The latest in 3D printing:
Domestic 3D printing seems to occupy a curious middle-ground between ‘the next big thing’ and a pass-time for geeky enthusiasts. With, of course, enough real-world engineering kudos mixed with sci-fi potential to give it some serious credibility.
It’s still early days for the casual domestic user (if such a person materialises). In other words, it will be a while before 3D printers attain the same level of status in the home as other press-and-go technologies such as microwave ovens or DVD players. It’s also conceivable that they may only find their place alongside (or instead of) the bench-lathe out in the garage/workshop.
Whilst technology races ahead exponentially, humanity lumbers behind until another revolution on a par with the mobile phone catches the imagination and explodes (no reference to iPhone batteries intended).
Is the 3D printer the next mobile phone? Well, only if people really want to make stuff; and that stuff can compete with or beat the purchased equivalent. Unless of course we have a population at large yearning to realise the virtual objects inside their heads? Ever got that impression? I haven’t.
If you need items on the level of domestic raw-plugs and angle brackets, they are already available for pence in most hardware shops. If you want to print something as a flashy, upmarket item to make a statement, then can you afford the printer that can provide the required quality anyway?
In any case, the mobile phone took around 10 years of consumer availability before its explosion in the mid/late 1990′s. We are not there yet, by comparison.
Hoping to ease the transition and to cut out the tricky bits for non-enthusiasts are 3rd party bureau services such as the established Shapeways (for print and sell) and now the Stockholm-based Volumental, who start at the other end of the pipeline and follow it through.
Volumental’s browser-based scanning solution aims to e-assist with all of that messy 3D scanning and geometry-cleaning required to get something into the system initially. Yes – browser! It’s a service that’s not aimed at the 3D modellers amongst us, obviously, but instead would suit the vast numbers of everyone else.
This is where the Kickstarter drive comes in: to reduce the mesh cleaning and preparation process largely to a series of algorithms residing in software yet to be created (or just refined?) by a dedicated developer. The magic being invisible to the end user in its operation. Funds are currently being sought after to acquire some “server and processing hardware”.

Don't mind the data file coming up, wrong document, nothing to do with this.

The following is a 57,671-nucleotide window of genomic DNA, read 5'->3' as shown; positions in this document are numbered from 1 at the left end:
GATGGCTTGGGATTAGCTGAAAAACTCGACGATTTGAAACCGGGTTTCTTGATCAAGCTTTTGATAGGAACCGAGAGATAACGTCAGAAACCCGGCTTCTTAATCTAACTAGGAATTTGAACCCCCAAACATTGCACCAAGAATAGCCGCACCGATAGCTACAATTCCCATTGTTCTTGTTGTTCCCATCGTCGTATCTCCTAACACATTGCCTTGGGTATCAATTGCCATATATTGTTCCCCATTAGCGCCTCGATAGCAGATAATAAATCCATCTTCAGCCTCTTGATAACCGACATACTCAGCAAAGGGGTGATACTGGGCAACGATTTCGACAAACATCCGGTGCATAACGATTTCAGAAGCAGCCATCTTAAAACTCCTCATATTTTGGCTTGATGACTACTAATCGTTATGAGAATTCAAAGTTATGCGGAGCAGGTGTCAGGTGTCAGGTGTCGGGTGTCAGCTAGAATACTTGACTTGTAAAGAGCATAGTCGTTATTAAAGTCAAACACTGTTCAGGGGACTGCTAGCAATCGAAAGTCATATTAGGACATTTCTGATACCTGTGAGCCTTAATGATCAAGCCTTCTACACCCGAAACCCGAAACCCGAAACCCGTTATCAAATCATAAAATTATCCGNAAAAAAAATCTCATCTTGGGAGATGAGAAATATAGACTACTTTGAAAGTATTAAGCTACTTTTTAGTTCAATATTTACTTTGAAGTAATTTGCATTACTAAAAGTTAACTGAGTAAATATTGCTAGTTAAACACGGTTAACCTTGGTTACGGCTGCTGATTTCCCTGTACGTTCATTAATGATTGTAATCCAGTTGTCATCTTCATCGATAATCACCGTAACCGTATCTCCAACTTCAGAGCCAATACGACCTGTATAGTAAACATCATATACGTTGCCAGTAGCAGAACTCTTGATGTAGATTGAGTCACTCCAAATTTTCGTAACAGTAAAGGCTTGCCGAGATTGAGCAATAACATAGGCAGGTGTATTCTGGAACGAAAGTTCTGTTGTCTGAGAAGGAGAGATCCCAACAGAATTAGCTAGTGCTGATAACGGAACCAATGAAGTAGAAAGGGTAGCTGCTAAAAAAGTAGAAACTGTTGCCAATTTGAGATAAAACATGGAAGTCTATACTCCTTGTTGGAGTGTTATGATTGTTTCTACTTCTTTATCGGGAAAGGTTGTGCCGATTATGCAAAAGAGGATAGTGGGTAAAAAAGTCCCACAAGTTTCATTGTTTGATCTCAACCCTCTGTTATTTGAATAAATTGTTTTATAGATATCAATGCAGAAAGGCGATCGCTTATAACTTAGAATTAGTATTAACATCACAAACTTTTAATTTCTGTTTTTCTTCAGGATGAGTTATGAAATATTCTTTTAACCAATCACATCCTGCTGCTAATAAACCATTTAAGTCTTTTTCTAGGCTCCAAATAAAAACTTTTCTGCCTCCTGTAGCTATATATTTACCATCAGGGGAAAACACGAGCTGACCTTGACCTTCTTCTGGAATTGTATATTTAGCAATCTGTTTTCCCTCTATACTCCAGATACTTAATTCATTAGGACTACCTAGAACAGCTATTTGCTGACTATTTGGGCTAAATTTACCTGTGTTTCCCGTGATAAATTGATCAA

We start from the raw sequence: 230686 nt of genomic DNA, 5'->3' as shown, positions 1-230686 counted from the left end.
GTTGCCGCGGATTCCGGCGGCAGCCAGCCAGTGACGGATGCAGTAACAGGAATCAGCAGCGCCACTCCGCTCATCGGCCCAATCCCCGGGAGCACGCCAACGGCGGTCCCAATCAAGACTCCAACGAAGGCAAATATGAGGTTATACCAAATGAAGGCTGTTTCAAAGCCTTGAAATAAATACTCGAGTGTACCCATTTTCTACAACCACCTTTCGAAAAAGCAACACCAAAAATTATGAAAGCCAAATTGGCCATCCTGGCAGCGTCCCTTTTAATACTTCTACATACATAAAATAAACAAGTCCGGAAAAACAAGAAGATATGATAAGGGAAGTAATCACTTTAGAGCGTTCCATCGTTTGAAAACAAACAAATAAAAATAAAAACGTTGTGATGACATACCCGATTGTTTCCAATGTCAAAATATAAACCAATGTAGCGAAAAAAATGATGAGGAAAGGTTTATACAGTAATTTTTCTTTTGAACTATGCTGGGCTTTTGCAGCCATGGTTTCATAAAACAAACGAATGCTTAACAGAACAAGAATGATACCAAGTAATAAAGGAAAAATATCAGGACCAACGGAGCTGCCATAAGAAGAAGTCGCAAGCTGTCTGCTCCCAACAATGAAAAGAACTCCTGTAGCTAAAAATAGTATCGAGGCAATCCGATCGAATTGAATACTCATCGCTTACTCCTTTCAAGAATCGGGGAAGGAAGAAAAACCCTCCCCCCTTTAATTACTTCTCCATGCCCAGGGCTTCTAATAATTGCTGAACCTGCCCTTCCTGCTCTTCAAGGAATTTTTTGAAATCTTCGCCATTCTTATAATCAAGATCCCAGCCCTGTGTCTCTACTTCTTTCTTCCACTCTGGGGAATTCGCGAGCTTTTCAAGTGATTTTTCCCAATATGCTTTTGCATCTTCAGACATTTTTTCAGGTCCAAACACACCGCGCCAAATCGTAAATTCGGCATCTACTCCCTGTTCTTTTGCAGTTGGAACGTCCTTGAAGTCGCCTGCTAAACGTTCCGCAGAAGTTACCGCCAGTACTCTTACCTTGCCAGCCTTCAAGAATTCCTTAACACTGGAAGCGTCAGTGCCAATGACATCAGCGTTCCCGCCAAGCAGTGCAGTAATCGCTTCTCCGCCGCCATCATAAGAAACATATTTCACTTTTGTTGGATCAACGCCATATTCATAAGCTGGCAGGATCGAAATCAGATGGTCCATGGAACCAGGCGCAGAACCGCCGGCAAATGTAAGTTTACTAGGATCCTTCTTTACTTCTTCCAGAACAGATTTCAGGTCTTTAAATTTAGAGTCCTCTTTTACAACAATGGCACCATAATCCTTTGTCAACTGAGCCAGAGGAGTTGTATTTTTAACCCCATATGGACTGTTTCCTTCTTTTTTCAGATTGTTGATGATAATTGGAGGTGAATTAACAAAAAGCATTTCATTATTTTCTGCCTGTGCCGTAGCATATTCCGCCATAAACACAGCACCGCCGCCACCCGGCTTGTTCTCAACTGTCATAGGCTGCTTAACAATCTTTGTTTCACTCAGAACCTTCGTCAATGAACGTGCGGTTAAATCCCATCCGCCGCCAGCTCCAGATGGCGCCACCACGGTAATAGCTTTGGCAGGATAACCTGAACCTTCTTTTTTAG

Some reasonable quality input hardware is required at the consumer end (remember the saying “garbage in, garbage out”?), but theoretically you could now transition from original sculpt (for instance) to 3D print, with their proposed scan-to-print service delivering a finished object to your door. And all without any of that nasty business in-between.
You’ll need a compatible depth camera, such as a PrimeSense, Asus or Kinect that utilises the OpenNI or Time-of-Flight formats in order to make this happen of course.
It seems simple on the surface: you install the required drivers, plug in your camera, browse to the input page and scan. That’s the level of simplicity that Volumental are aiming for, requiring paradoxically a good deal of complexity behind the scene.
The site states that scan times of 30 seconds (should I assume 30+?) work best, although I have never seen 3D digitisation quality measured in terms of time before! Still, in keeping with the non-specialist angle, it works. Colour information is also captured and the mesh itself downloaded for printing on your own set up, broadening the appeal of the Volumental system significantly.
I have no idea about the proposed pricing structure, but I have taken a look at the demo meshes available on their site. And the verdict? Well, as I was expecting, the detail betrays the origins of the scanning process, hardly hi-res; though you can get away with much less than you think by utilising a decent texture map. That’s largely on-screen of course, where the decent colour data saves the process. Having checked the meshes and seen a photo of a finished colour print, the results are likely to be acceptable to the casual public at large, who let’s face it, appear to be the target audience. Outside of that I would imagine the appeal to be limited to ‘novelty’.
The weak link has to be the depth-scanning itself. The Kinect for instance was never designed for hi-def 3D digitisation, though the version destined to ship with Xbox 1 is supposedly a massive improvement on the model currently available. When that’s out, then we’ll see.